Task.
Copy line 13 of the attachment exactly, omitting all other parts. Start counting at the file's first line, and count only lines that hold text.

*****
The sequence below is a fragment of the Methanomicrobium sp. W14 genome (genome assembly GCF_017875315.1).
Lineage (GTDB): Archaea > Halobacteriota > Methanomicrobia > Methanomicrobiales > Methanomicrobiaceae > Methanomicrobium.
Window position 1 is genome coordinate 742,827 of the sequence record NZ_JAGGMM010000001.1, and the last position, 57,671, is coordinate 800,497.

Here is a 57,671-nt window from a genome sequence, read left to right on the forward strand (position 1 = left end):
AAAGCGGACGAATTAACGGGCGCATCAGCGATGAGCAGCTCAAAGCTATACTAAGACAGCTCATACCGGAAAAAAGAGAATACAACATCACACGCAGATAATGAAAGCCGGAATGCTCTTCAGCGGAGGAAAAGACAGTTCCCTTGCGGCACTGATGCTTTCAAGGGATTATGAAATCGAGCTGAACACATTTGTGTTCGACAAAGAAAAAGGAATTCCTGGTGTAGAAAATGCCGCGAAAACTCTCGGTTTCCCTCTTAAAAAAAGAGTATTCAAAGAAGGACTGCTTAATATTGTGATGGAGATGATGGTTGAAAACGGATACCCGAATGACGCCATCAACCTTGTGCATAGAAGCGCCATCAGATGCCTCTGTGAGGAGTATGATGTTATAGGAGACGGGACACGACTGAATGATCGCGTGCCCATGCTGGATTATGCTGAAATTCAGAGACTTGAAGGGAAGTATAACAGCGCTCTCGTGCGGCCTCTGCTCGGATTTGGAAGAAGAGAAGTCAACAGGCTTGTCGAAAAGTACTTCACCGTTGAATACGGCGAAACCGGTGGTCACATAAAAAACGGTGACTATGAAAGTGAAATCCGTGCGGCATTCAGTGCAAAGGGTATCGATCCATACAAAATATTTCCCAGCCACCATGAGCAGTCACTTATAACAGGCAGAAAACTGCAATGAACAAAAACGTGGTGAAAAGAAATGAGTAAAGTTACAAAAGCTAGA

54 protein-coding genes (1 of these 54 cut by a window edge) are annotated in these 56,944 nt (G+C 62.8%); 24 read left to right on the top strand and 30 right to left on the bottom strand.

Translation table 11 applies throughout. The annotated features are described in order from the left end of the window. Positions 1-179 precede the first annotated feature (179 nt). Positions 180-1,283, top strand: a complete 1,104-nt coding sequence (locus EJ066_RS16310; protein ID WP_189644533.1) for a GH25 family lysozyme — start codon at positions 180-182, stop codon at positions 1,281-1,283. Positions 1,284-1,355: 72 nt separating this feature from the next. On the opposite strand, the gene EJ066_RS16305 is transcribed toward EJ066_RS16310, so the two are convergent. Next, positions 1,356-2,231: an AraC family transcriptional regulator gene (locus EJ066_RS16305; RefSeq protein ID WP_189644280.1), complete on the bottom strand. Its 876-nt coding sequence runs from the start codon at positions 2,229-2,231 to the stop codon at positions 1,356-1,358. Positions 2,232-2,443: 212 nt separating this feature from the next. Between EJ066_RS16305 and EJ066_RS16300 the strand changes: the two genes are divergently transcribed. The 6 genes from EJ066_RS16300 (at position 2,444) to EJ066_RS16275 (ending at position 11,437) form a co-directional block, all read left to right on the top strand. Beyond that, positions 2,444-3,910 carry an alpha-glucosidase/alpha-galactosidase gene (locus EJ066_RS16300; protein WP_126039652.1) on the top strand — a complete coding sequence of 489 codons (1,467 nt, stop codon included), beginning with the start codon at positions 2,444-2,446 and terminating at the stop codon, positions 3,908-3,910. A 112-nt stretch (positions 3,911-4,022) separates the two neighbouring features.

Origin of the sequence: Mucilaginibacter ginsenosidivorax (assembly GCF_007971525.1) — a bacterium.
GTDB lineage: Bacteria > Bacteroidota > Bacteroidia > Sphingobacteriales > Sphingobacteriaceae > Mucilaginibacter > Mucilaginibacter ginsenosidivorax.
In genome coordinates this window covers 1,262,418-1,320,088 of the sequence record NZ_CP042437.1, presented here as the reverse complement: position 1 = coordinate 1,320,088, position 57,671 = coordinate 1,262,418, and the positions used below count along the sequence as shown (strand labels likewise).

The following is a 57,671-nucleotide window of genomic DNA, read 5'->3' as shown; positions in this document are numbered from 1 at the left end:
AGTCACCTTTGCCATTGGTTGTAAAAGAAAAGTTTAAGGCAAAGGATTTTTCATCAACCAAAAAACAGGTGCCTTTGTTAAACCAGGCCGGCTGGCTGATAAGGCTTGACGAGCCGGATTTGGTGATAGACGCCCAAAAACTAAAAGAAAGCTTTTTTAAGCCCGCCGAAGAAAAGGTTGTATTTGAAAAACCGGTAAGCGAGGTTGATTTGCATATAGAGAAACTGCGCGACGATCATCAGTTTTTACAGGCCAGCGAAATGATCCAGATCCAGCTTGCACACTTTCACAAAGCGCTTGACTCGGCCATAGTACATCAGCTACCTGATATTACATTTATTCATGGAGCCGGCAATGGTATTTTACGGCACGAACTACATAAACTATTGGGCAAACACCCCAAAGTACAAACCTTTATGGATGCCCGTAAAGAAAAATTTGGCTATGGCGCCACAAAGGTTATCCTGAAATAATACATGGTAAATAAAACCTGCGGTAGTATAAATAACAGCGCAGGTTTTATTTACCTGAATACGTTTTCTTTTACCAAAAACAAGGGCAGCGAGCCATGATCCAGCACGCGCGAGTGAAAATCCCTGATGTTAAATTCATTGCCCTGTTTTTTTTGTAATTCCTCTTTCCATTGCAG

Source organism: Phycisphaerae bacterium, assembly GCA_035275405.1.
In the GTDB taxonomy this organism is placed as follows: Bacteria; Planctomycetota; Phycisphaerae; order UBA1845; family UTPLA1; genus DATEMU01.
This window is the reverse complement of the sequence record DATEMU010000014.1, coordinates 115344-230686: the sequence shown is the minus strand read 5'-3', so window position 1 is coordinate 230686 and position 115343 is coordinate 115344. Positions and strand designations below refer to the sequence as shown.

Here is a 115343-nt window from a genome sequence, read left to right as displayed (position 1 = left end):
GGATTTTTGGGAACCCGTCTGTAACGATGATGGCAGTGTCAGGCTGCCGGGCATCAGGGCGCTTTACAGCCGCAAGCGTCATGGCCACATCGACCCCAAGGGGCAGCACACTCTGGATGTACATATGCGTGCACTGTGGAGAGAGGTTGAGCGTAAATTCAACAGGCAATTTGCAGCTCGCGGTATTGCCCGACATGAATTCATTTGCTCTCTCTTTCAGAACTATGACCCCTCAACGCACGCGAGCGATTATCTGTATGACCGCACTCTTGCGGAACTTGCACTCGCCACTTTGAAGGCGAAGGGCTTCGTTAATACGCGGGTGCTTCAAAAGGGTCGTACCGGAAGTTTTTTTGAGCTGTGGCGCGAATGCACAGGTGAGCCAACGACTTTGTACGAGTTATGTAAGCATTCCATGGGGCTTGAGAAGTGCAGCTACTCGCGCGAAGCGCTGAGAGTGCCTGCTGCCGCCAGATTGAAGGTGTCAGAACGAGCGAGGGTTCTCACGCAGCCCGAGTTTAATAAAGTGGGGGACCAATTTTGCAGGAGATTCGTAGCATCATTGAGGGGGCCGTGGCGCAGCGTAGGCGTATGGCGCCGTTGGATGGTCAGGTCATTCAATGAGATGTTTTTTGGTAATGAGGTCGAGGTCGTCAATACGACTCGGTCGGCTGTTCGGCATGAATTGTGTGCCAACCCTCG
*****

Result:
Source organism: Phycisphaerae bacterium, assembly GCA_035275405.1.